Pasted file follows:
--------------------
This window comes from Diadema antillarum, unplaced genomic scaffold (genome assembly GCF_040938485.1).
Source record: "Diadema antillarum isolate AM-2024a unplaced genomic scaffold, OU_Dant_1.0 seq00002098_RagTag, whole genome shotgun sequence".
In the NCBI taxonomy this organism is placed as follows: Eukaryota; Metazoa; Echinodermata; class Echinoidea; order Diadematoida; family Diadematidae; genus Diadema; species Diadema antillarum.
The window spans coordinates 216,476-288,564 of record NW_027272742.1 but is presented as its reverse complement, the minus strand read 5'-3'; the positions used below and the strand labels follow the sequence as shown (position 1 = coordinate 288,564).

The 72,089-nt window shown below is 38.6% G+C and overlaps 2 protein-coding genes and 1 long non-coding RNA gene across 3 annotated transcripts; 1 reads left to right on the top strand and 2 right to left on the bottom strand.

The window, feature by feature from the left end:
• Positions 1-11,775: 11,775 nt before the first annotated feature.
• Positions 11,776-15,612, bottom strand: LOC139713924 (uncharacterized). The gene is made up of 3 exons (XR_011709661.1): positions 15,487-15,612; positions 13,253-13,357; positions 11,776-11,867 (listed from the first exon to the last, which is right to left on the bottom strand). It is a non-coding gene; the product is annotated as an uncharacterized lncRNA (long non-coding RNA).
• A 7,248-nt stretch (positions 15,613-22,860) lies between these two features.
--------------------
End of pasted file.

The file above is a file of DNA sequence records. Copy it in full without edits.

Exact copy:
This window comes from Diadema antillarum, unplaced genomic scaffold (genome assembly GCF_040938485.1).
Source record: "Diadema antillarum isolate AM-2024a unplaced genomic scaffold, OU_Dant_1.0 seq00002098_RagTag, whole genome shotgun sequence".
In the NCBI taxonomy this organism is placed as follows: Eukaryota; Metazoa; Echinodermata; class Echinoidea; order Diadematoida; family Diadematidae; genus Diadema; species Diadema antillarum.
The window spans coordinates 216,476-288,564 of record NW_027272742.1 but is presented as its reverse complement, the minus strand read 5'-3'; the positions used below and the strand labels follow the sequence as shown (position 1 = coordinate 288,564).

The 72,089-nt window shown below is 38.6% G+C and overlaps 2 protein-coding genes and 1 long non-coding RNA gene across 3 annotated transcripts; 1 reads left to right on the top strand and 2 right to left on the bottom strand.

The window, feature by feature from the left end:
• Positions 1-11,775: 11,775 nt before the first annotated feature.
• Positions 11,776-15,612, bottom strand: LOC139713924 (uncharacterized). The gene is made up of 3 exons (XR_011709661.1): positions 15,487-15,612; positions 13,253-13,357; positions 11,776-11,867 (listed from the first exon to the last, which is right to left on the bottom strand). It is a non-coding gene; the product is annotated as an uncharacterized lncRNA (long non-coding RNA).
• A 7,248-nt stretch (positions 15,613-22,860) lies between these two features.